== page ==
While not known to most American tourists, Leipzig is at the center of contemporary German history: St. Nicholas Church in the city center was ground zero for East Germany’s Peaceful Revolution, the mass protests that ultimately brought down the Communist government in 1989, and Pray for Freedom meetings are still held on most Monday nights at Nikolaikirche, as it’s known in German, to honor those who started the movement. But my wife zeroed in on Leipzig as a vacation destination because it’s a hip art center.
An old spinning factory there provides studio space to artists of the New Leipzig School—exemplified by celebrated painter Neo Rauch—who trained in the Socialist Realist style in East Germany and later incorporated it into his own works. The New Leipzig School was especially hot a few years back, when collectors in private jets were known to fly into town to purchase whole art shows. For that reason and perhaps others, Leipzig is sometimes jokingly referred to as Hypezig by locals. Still, my wife insists that the city is cooler than Berlin, which she says has become overpopulated with Brooklynites.
Be that as it may, it was Leipzig’s historic restaurants that got my attention. I couldn’t wait to visit Zum Arabischen Coffe Baum, a Turkish coffee room that was first mentioned in 1556 and has regularly served coffee since 1711. It’s a modern sidewalk café now—all that’s left of the old place is a room behind a velvet rope, where a silver coffee service sits on a hand-carved coffee table, surrounded by hookahs, plush pillows, and antique carpets. But while the museum atmosphere was underwhelming, the matjes herring in sour cream with apples and onions was excellent.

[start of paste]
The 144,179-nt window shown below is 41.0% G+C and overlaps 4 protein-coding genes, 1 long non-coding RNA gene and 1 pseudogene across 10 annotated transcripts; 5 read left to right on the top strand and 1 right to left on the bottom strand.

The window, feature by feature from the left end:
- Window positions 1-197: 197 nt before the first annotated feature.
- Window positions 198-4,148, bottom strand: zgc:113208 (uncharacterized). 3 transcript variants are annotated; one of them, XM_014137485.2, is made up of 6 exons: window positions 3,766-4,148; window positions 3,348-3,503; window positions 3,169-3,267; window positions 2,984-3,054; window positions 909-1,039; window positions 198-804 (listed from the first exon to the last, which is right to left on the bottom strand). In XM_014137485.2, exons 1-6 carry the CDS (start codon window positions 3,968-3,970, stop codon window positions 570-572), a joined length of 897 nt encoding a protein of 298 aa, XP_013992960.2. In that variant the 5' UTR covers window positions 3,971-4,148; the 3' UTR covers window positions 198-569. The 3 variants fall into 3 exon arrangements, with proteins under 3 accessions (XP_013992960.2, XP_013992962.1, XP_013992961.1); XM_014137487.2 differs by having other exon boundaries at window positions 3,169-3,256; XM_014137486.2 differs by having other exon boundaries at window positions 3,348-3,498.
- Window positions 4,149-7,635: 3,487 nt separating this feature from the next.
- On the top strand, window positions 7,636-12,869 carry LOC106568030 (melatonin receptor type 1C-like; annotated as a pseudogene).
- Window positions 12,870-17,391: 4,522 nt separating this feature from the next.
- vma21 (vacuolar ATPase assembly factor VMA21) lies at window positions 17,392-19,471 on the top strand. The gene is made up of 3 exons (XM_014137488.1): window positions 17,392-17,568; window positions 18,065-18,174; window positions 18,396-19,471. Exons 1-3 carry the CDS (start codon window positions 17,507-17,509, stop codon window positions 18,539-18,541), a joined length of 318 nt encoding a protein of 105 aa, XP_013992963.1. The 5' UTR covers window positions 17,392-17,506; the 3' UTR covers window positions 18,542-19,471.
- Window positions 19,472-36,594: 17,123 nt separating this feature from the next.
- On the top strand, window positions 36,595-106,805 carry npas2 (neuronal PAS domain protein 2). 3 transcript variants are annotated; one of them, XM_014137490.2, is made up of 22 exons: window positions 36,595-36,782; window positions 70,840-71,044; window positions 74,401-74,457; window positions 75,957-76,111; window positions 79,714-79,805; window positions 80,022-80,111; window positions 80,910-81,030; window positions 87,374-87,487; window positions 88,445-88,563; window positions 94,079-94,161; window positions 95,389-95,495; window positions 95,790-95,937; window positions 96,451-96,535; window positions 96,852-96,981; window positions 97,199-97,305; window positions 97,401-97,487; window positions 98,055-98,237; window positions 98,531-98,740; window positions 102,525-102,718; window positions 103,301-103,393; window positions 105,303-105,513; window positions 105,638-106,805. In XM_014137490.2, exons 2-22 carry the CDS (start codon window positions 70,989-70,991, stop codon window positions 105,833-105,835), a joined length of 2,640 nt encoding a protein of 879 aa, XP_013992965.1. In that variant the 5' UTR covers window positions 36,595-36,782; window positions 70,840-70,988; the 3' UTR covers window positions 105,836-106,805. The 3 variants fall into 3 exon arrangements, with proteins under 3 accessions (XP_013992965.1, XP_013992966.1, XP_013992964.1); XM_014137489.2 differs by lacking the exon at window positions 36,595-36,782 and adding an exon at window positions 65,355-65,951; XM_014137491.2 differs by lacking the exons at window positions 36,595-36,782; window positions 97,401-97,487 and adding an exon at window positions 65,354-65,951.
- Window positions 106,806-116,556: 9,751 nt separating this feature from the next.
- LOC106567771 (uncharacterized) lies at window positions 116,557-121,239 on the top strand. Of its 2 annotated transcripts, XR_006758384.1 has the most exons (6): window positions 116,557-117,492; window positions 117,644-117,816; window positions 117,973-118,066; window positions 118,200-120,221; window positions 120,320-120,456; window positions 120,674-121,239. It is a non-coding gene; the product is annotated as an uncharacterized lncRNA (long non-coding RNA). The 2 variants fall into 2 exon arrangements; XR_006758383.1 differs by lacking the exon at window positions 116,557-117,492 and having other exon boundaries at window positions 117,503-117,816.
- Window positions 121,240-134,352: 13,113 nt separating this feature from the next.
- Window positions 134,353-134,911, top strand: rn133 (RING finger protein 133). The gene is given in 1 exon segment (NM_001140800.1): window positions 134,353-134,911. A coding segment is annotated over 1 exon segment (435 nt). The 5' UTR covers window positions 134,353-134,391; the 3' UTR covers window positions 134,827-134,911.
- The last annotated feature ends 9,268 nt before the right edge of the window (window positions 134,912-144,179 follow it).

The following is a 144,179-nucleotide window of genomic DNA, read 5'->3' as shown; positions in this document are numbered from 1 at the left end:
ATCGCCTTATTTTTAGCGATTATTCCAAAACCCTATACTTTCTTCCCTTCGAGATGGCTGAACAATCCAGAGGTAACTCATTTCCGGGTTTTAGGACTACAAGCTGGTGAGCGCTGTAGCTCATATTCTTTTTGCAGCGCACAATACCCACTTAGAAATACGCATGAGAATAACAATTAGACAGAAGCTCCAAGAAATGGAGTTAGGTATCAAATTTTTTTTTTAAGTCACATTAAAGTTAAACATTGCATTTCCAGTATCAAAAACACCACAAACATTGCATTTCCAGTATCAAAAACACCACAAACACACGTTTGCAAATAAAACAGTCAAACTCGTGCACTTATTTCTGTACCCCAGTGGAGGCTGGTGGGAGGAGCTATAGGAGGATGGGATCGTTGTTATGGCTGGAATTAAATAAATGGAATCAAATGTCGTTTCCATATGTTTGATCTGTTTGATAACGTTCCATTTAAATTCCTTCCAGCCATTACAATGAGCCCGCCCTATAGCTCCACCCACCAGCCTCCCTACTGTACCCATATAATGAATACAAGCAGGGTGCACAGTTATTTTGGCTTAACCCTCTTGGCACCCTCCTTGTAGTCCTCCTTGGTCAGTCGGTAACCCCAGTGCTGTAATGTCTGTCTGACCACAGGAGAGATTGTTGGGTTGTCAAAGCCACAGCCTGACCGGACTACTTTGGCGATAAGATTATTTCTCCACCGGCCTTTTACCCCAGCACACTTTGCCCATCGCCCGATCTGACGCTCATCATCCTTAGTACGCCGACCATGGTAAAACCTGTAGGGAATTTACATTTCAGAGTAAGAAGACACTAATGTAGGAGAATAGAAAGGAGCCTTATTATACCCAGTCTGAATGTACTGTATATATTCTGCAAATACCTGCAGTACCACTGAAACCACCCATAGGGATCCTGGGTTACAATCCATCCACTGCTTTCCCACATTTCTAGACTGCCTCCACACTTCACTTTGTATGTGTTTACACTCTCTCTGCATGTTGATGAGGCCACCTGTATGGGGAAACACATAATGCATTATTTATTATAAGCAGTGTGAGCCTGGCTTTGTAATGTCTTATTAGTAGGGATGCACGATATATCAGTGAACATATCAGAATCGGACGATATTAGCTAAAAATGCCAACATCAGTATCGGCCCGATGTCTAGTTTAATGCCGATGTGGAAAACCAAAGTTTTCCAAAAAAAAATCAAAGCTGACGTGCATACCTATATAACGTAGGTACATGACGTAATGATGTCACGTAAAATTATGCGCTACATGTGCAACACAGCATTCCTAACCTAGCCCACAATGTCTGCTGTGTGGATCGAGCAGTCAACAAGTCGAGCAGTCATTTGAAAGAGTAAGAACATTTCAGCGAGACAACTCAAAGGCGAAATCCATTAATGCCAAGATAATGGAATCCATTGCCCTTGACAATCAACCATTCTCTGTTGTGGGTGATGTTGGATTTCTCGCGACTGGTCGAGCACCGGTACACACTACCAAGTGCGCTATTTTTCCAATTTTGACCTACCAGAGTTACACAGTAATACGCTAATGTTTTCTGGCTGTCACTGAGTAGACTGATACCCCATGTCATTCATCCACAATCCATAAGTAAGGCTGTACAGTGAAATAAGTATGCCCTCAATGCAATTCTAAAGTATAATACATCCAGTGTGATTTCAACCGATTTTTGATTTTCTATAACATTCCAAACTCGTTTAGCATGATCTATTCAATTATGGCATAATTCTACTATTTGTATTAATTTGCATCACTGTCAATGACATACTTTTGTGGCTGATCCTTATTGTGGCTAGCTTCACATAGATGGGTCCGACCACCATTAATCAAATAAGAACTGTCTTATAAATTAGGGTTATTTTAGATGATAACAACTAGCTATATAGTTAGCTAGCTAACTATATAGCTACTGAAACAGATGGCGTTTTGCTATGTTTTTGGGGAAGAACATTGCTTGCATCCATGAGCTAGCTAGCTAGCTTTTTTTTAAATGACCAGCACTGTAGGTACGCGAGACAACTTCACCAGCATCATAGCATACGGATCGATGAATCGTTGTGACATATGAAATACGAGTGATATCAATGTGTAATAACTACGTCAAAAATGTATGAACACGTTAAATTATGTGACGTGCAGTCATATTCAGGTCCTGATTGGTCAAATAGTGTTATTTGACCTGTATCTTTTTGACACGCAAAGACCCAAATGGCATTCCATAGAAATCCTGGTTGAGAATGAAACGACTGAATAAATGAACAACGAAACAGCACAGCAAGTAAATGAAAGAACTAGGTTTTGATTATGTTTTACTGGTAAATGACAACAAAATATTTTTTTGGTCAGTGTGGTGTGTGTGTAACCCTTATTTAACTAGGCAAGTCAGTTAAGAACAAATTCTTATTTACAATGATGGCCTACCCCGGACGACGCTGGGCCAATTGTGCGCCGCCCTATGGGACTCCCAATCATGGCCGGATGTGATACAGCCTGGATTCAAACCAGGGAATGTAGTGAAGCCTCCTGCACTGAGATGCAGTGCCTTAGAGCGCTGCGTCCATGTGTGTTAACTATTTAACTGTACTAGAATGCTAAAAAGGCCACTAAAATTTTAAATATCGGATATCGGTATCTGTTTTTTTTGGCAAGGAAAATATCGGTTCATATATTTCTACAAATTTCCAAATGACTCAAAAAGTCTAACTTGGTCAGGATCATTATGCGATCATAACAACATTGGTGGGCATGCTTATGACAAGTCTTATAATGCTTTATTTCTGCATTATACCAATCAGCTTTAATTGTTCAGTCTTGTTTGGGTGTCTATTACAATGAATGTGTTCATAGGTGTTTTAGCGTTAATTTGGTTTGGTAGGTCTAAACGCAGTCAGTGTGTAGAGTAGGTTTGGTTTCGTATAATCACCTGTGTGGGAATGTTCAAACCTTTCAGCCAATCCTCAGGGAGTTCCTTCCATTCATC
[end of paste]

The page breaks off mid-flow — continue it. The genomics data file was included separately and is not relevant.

Another historic eatery, Auerbach’s Keller—first mentioned in print in 1438 and a favorite of Goethe’s, who started hanging out there around 1765—was mind-blowing. (There’s even a scene—“Auerbach’s Cellar in Leipzig”—in Goethe’s Faust.) I had a delicious wild boar dinner with mushrooms, red cabbage, Saxon-style dumplings, potato croquettes, and an intense brown gravy, washing it down with a local dark beer.
Ah, the beer. While I enjoyed the beer everywhere I went in this part of Europe, I was blown away by a local specialty called Gose (pronounced GOES-uh). It’s a sour, salty wheat beer that gets its taste from the minerality of the region’s water. The place to drink it is the Bayerischer Bahnhof, a brewpub and beer garden located in an ancient train station.
Leipzig was nicely located for some side trips too. We spent a long weekend in Prague, about a three-hour drive away, and took day trips to Dresden and Berlin. As for the kids, they loved riding the tram, visiting the Old World–style zoological garden, and walking to the bakery every morning for hot, fresh morgen brot. They also liked the pedestrian-only city center, Market Square, which featured tables and chairs in front of a huge stage that boasted free concerts almost every night this summer.
There were banners sporting a “1000” logo hanging from the stage and around the square. Turns out, we had picked the right time to visit Leipzig—the concerts were part of the celebration leading up to the city’s 1,000th anniversary next year. Another coincidence: while there, we were contacted by representatives of the Houston-Leipzig Sister City Association, who informed us that the two cities are kinfolk. We felt like members of an unofficial delegation from Space City, there to party like it’s 999. So, on behalf of all of Houstonia, happy birthday, Leipzig. You don’t look a day over 998.